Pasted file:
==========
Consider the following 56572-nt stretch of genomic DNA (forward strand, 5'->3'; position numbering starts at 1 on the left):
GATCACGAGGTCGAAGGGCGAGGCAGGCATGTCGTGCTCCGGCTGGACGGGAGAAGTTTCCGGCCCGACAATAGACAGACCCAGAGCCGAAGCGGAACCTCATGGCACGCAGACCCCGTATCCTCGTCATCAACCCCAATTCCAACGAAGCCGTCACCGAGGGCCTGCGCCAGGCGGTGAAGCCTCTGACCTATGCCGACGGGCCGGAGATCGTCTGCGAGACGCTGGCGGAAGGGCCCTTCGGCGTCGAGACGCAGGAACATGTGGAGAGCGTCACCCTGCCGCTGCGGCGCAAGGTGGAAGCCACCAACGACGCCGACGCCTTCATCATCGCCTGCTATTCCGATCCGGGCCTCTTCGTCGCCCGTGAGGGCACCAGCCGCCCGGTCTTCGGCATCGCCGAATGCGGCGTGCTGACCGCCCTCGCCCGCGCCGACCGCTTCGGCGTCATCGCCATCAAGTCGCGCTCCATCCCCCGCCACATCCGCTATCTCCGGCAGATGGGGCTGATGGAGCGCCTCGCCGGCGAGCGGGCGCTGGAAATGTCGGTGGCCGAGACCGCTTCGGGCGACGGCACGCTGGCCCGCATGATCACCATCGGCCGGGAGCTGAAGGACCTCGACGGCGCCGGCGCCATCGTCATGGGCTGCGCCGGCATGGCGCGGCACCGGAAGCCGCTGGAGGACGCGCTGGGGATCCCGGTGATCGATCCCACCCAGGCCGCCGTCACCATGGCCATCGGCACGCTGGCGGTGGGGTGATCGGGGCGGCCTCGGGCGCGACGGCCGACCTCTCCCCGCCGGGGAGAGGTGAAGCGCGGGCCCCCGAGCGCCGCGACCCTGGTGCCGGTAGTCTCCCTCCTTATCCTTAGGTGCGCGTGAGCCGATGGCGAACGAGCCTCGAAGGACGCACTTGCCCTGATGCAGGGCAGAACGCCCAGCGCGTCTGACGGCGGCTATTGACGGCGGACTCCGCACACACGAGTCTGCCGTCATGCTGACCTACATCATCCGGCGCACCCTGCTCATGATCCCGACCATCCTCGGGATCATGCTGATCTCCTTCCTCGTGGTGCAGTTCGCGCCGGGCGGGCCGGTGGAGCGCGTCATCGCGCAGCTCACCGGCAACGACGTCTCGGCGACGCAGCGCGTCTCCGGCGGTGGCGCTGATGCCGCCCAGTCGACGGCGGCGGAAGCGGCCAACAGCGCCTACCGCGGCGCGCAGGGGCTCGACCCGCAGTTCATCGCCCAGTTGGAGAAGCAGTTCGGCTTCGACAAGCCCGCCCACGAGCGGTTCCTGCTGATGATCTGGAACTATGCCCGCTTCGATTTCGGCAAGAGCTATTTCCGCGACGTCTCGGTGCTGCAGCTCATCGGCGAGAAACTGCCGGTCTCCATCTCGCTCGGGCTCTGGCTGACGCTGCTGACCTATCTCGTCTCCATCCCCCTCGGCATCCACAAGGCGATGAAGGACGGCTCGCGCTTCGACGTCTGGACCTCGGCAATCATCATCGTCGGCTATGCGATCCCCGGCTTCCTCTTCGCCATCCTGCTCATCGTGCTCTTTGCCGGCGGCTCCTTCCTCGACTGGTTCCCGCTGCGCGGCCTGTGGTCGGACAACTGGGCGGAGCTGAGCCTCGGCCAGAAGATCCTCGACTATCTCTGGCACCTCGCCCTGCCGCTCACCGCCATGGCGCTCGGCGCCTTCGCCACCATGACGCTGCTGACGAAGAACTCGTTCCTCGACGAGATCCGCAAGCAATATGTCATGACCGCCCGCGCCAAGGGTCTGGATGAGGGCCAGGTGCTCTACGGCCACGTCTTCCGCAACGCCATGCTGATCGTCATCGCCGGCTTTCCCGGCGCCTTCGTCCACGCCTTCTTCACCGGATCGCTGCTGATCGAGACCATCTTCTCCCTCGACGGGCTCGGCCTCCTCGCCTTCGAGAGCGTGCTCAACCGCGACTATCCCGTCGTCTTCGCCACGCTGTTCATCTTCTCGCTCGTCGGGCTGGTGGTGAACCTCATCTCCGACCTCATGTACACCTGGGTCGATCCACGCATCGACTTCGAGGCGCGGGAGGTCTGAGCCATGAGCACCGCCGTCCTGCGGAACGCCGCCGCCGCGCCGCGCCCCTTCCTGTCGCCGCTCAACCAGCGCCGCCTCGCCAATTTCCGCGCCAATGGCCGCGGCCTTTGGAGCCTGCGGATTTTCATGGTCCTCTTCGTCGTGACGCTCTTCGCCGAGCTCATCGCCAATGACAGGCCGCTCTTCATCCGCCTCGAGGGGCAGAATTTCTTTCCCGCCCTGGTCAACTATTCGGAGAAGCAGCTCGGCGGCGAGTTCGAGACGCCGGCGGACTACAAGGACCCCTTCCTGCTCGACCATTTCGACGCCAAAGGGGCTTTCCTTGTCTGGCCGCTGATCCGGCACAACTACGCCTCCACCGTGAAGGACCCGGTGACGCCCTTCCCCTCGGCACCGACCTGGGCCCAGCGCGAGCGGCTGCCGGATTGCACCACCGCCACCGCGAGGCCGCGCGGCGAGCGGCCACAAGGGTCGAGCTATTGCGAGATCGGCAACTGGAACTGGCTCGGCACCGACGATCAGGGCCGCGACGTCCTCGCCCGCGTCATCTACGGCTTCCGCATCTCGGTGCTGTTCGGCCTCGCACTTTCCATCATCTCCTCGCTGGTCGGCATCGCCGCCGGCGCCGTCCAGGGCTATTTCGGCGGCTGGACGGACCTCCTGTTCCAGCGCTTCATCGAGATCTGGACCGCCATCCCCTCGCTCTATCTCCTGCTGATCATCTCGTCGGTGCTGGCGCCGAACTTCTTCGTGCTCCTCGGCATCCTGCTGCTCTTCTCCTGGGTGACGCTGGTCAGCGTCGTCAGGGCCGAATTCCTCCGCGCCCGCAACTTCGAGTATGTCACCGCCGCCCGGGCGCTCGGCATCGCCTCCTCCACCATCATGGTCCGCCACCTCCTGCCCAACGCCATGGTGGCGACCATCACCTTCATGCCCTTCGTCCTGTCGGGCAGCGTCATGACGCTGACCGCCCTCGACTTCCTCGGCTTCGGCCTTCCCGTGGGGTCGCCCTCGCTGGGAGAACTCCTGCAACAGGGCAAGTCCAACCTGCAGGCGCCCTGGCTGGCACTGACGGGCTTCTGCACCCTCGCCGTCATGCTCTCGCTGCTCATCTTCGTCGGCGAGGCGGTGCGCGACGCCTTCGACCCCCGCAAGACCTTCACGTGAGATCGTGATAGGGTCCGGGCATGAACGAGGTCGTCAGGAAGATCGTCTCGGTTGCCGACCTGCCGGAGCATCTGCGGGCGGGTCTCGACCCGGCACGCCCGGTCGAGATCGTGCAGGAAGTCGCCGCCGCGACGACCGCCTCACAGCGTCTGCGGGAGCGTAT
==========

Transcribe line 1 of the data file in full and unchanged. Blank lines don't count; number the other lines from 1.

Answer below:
Consider the following 56572-nt stretch of genomic DNA (forward strand, 5'->3'; position numbering starts at 1 on the left):